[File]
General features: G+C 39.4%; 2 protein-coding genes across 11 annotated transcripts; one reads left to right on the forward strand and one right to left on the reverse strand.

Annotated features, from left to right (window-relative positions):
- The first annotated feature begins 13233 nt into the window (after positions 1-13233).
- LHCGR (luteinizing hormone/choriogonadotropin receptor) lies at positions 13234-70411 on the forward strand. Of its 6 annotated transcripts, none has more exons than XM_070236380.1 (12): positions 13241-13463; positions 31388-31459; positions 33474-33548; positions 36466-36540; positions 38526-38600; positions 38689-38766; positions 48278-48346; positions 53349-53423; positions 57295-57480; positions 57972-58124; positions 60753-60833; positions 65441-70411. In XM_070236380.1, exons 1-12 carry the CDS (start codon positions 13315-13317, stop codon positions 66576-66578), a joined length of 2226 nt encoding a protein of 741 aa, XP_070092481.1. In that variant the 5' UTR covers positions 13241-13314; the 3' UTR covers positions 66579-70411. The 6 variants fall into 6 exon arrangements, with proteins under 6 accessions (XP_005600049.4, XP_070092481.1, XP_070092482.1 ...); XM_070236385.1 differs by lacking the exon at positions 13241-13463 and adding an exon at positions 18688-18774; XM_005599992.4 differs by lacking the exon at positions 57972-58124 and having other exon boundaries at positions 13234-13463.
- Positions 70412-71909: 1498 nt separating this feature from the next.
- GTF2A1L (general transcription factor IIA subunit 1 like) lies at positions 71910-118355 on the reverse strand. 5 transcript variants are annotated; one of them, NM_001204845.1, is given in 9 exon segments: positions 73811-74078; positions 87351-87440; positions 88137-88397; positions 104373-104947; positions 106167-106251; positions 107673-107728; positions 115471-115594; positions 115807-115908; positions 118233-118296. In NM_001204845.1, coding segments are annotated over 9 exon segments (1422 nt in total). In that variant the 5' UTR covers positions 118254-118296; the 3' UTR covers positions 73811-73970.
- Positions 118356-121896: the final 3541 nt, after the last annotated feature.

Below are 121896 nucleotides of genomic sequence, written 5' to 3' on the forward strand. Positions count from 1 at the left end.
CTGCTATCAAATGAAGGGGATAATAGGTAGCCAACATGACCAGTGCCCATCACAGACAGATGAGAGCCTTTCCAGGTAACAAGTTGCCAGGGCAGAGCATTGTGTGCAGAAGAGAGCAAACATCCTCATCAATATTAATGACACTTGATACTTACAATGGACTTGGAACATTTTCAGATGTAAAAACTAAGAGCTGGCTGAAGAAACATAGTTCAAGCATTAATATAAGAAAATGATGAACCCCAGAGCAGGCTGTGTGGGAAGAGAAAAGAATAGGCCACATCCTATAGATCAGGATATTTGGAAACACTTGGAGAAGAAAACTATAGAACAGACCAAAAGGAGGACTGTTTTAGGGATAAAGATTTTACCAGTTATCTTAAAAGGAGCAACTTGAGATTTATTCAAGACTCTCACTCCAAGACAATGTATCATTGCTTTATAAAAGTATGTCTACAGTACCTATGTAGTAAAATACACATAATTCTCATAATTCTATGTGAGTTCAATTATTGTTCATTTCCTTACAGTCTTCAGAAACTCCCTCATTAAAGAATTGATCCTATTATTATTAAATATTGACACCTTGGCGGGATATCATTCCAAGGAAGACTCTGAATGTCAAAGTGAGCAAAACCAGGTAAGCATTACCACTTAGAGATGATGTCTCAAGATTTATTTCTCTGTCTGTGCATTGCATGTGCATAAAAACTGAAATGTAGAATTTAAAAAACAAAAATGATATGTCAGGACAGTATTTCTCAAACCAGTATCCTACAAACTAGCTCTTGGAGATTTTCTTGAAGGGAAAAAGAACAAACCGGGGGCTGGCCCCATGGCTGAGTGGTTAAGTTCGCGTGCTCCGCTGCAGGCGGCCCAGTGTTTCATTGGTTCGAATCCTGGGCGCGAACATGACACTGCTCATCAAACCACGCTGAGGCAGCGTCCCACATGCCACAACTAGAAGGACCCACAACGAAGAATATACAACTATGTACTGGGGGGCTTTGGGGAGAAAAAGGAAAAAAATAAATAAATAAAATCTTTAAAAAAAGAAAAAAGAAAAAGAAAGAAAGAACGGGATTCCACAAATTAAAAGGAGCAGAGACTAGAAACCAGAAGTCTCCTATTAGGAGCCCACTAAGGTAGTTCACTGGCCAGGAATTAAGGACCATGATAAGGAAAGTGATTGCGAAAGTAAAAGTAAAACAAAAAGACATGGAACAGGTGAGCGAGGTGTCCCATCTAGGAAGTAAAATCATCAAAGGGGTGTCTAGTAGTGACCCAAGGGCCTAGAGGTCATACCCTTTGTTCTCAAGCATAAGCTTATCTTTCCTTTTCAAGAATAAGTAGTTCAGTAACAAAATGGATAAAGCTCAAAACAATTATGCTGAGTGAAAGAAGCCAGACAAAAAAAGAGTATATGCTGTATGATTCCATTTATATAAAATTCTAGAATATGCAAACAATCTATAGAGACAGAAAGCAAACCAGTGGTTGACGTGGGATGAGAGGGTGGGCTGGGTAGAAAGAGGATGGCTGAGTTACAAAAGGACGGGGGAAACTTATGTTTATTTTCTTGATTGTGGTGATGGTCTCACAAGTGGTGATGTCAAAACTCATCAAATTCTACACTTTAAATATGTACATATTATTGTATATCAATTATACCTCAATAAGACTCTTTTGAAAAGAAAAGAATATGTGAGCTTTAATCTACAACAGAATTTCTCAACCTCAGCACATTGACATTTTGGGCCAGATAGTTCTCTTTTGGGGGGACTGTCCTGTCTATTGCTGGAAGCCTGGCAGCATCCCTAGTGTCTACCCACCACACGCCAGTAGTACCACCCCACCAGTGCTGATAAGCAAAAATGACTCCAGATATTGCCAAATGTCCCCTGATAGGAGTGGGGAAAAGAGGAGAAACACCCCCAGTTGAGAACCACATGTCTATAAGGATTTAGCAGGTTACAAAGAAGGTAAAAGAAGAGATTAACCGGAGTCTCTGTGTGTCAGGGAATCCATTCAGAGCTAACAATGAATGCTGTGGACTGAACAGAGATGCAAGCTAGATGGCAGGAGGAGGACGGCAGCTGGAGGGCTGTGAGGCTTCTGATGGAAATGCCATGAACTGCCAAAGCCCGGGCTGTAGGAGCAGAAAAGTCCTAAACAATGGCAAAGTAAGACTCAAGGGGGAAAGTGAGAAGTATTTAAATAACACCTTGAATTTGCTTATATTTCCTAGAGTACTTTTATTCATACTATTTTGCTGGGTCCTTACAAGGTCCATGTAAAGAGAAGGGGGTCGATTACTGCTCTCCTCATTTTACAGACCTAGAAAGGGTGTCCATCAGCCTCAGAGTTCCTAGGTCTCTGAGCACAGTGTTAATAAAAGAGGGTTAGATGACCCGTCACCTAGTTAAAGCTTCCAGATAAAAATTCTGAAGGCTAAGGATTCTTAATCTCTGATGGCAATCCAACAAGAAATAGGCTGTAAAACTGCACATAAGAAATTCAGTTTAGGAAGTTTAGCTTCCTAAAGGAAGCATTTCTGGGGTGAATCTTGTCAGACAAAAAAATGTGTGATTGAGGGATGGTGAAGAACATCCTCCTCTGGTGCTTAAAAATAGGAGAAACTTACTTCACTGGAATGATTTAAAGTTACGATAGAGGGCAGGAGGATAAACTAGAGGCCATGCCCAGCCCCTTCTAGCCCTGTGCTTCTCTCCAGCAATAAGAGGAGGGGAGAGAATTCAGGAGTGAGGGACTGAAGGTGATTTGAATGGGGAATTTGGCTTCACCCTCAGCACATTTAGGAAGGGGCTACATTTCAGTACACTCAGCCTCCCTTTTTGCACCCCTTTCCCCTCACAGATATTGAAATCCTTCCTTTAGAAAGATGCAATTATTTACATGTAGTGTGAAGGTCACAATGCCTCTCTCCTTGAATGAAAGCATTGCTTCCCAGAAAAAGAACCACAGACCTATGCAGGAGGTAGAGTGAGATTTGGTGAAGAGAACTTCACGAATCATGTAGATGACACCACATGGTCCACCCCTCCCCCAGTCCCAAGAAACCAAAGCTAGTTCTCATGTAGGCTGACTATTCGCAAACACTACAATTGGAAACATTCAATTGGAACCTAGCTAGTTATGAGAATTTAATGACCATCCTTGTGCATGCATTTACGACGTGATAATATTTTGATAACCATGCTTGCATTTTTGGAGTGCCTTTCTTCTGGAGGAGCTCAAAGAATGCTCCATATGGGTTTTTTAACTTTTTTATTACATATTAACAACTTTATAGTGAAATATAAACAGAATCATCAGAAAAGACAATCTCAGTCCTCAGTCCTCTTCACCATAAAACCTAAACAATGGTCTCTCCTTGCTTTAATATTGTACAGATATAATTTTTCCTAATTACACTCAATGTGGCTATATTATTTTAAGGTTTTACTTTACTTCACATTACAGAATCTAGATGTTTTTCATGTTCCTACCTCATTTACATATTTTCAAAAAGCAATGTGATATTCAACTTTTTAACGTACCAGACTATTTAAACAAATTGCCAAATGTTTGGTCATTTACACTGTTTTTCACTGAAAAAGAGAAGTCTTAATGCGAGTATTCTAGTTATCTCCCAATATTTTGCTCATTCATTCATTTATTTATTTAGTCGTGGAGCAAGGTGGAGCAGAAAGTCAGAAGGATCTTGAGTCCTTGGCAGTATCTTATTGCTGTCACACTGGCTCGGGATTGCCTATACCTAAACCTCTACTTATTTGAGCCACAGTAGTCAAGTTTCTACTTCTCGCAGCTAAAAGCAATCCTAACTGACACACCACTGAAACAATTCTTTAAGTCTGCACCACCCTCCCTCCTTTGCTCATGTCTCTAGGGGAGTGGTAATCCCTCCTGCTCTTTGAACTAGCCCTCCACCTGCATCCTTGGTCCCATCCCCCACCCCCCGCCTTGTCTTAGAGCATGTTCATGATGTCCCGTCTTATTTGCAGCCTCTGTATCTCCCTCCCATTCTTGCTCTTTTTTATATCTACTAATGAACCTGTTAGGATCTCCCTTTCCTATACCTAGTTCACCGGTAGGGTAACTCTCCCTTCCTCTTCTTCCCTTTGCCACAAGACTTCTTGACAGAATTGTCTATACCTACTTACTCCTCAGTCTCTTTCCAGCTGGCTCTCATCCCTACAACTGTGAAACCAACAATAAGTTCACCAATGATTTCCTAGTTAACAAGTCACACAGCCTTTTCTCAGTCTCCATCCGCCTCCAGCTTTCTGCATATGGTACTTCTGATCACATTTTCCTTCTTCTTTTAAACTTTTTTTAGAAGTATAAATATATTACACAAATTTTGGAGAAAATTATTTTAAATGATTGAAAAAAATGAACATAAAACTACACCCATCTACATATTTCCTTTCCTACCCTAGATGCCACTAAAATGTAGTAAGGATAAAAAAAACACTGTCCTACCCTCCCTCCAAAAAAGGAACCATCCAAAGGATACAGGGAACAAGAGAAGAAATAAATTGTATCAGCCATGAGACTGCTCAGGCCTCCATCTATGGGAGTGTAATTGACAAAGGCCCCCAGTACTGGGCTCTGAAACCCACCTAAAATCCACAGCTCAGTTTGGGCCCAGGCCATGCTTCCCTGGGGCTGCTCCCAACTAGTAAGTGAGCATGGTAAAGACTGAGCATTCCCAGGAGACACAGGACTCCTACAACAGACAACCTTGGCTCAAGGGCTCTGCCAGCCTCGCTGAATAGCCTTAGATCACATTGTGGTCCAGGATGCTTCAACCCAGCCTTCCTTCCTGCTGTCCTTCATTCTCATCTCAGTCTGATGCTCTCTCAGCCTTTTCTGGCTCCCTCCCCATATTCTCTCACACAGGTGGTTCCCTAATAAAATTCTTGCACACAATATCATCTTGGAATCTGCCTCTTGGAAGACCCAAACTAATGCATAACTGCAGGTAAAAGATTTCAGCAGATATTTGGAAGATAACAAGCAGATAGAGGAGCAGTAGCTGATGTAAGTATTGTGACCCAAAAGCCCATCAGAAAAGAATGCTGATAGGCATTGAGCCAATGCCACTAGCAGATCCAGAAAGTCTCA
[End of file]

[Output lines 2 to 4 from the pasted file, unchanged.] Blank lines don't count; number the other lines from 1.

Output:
Annotated features, from left to right (window-relative positions):
- The first annotated feature begins 13233 nt into the window (after positions 1-13233).
- LHCGR (luteinizing hormone/choriogonadotropin receptor) lies at positions 13234-70411 on the forward strand. Of its 6 annotated transcripts, none has more exons than XM_070236380.1 (12): positions 13241-13463; positions 31388-31459; positions 33474-33548; positions 36466-36540; positions 38526-38600; positions 38689-38766; positions 48278-48346; positions 53349-53423; positions 57295-57480; positions 57972-58124; positions 60753-60833; positions 65441-70411. In XM_070236380.1, exons 1-12 carry the CDS (start codon positions 13315-13317, stop codon positions 66576-66578), a joined length of 2226 nt encoding a protein of 741 aa, XP_070092481.1. In that variant the 5' UTR covers positions 13241-13314; the 3' UTR covers positions 66579-70411. The 6 variants fall into 6 exon arrangements, with proteins under 6 accessions (XP_005600049.4, XP_070092481.1, XP_070092482.1 ...); XM_070236385.1 differs by lacking the exon at positions 13241-13463 and adding an exon at positions 18688-18774; XM_005599992.4 differs by lacking the exon at positions 57972-58124 and having other exon boundaries at positions 13234-13463.